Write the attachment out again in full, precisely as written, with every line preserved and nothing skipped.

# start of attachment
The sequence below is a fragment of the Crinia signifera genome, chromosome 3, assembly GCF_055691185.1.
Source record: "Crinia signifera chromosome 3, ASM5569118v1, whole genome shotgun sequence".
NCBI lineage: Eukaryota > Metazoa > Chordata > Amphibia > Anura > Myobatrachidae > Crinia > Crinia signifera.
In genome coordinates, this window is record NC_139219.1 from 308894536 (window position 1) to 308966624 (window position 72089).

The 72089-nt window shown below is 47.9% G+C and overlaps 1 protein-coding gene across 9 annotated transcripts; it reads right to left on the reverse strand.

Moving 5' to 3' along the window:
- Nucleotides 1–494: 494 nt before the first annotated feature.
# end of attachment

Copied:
The sequence below is a fragment of the Crinia signifera genome, chromosome 3, assembly GCF_055691185.1.
Source record: "Crinia signifera chromosome 3, ASM5569118v1, whole genome shotgun sequence".
NCBI lineage: Eukaryota > Metazoa > Chordata > Amphibia > Anura > Myobatrachidae > Crinia > Crinia signifera.
In genome coordinates, this window is record NC_139219.1 from 308894536 (window position 1) to 308966624 (window position 72089).

The 72089-nt window shown below is 47.9% G+C and overlaps 1 protein-coding gene across 9 annotated transcripts; it reads right to left on the reverse strand.

Moving 5' to 3' along the window:
- Nucleotides 1–494: 494 nt before the first annotated feature.